Jean Victor Marie Moreau
|Jean Victor Marie Moreau|
14 February 1763|
Morlaix, Kingdom of France
2 September 1813 50) (aged|
Louny, Austrian Empire (now Czech Republic)
Kingdom of the French|
First French Republic
|Battles/wars||French Revolutionary Wars|
Moreau was born at Morlaix in Brittany. His father was a successful lawyer, and instead of allowing Moreau to enter the army, as he attempted to do, insisted on Moreau studying law at the University of Rennes. Young Moreau showed no inclination for law, but reveled in the freedom of student life. Instead of taking his degree, he continued to live with the students as their hero and leader, and formed them into a sort of army, which he commanded as their provost. When 1789 came, he commanded the students in the daily affrays which took place at Rennes between the young noblesse and the populace.
Early military experience
In 1791, Moreau was elected a lieutenant colonel of the volunteers of Ille-et-Vilaine. With them he served under Charles François Dumouriez, and in 1793 the good order of his battalion, and his own martial character and republican principles, secured his promotion as general of brigade. Lazare Carnot promoted Moreau to be general of division early in 1794, and gave him command of the right wing of the army under Charles Pichegru, in Flanders.
A distinguished retreat
The Battle of Tourcoing (1794) established Moreau's military fame, and in 1795 he was given the command of the Army of the Rhine-and-Moselle, with which he crossed the Rhine and advanced into Germany. He was at first completely successful and won several victories and penetrated to the Isar, but at last had to retreat before the Archduke Charles of Austria. However, the skill he displayed in conducting his retreat—which was considered a model for such operations—greatly enhanced his own reputation, the more so as he managed to bring back with him more than 5000 prisoners.
In 1797, after prolonged difficulties caused by want of funds and materiel, he crossed the Rhine again, but his operations were checked by the conclusion of the preliminaries of Peace of Leoben between Bonaparte and the Austrians. It was at this time he found a traitorous correspondence between his old comrade and commander Charles Pichegru and the émigré Prince de Condé. He had already appeared as Pichegru's defender against imputations of disloyalty, and now he foolishly concealed his discovery, with the result that he has ever since been suspected of at least partial complicity. Too late to clear himself, he sent the correspondence to Paris and issued a proclamation to the army denouncing Pichegru as a traitor.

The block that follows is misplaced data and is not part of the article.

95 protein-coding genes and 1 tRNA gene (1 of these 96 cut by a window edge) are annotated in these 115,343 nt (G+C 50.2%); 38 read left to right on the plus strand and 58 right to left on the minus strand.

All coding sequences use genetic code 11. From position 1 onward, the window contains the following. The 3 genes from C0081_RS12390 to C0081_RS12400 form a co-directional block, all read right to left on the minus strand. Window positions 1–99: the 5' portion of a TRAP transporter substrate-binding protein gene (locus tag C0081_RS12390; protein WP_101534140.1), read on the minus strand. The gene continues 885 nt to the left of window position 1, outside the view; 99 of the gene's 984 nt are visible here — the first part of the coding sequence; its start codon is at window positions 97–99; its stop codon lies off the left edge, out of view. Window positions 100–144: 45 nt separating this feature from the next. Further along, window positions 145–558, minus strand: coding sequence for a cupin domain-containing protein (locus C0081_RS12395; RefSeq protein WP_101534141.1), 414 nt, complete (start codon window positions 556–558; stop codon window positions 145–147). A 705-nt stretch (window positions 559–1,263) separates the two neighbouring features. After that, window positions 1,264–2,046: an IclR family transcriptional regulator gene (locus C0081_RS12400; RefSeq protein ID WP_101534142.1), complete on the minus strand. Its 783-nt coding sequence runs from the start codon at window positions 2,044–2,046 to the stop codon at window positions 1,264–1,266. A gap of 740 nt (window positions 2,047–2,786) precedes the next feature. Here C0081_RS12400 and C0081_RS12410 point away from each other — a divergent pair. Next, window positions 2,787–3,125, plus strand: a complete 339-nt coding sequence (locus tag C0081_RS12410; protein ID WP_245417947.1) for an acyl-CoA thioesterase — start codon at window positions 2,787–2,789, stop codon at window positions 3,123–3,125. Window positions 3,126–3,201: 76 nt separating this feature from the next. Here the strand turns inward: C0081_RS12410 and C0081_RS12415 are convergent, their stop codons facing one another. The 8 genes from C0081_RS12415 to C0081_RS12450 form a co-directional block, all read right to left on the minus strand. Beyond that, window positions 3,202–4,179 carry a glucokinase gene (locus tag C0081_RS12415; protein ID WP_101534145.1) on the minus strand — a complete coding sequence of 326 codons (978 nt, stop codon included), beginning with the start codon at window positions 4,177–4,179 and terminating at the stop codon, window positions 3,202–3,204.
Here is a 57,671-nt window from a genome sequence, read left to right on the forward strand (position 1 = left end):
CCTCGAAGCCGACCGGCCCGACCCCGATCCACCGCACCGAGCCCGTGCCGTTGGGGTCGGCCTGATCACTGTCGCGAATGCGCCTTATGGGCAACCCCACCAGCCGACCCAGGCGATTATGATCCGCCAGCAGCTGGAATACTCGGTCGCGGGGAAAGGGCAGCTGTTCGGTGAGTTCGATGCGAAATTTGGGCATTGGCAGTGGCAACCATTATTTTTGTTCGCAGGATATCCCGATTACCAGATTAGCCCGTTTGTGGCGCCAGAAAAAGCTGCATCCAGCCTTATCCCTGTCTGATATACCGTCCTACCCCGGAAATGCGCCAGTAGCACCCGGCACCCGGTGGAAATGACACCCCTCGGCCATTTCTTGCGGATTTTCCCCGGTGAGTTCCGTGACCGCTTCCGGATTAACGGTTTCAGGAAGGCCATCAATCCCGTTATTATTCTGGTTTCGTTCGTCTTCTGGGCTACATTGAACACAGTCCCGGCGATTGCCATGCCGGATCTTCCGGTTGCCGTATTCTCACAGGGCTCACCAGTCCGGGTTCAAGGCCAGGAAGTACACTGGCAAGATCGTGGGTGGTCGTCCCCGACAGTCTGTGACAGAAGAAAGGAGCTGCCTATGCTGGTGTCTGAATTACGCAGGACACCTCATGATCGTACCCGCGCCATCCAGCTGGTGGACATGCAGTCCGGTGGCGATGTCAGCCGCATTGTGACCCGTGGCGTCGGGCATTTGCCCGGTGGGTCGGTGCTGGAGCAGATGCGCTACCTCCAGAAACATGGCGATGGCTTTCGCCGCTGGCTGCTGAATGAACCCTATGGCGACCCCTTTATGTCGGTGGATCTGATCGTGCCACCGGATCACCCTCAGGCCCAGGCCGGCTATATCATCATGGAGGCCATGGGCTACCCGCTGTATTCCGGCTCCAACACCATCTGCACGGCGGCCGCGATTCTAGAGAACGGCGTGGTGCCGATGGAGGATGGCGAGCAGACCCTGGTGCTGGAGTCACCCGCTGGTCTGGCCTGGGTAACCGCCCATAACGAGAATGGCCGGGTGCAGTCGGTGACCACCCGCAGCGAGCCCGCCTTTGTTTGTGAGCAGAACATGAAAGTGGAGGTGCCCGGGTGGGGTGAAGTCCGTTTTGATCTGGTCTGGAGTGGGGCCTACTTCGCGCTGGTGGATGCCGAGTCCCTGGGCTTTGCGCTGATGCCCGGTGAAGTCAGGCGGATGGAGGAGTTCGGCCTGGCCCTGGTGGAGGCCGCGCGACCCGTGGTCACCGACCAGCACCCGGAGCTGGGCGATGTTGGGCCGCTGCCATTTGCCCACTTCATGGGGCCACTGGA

Moreau was dismissed, and only re-employed in 1799, when the absence of Bonaparte and the victorious advance of the Russian commander Aleksandr Suvorov made it necessary to have some tried and experienced general in Italy. He commanded the Army of Italy (France), with little success, for a short time before being appointed to the Army of the Rhine, and remained with Barthelemy Catherine Joubert, his successor in Italy, till the battle of Novi had been fought and lost. Joubert fell in the battle, and Moreau then conducted the retreat of the army to Genoa, where he handed over the command to Jean Étienne Championnet. When Bonaparte returned from the French campaign in Egypt and Syria, he found Moreau at Paris, greatly dissatisfied with the French Directory government both as a general and as a republican, and obtained his assistance in the coup d'état of 18 Brumaire, when Moreau commanded the force which confined two of the directors in the Luxembourg Palace.
In reward, Napoleon again gave him command of the Army of the Rhine, with which he forced back the Austrians from the Rhine to the Isar. On his return to Paris he married 19-year-old Eugénie Hulot born in Mauritius and friend of Joséphine de Beauharnais, an ambitious woman who gained a complete ascendancy over him. After spending a few weeks with the army in Germany and winning the celebrated battle of Hohenlinden (3 December 1800), he settled down to enjoy the fortune he had acquired during his campaigns. His wife collected around her all who were discontented with the aggrandisement of Napoleon. This "Club Moreau" annoyed Napoleon, and encouraged the Royalists, but Moreau, though not unwilling to become a military dictator to restore the republic, would be no party to an intrigue for the restoration of Louis XVIII. All this was well known to Napoleon, who seized the conspirators.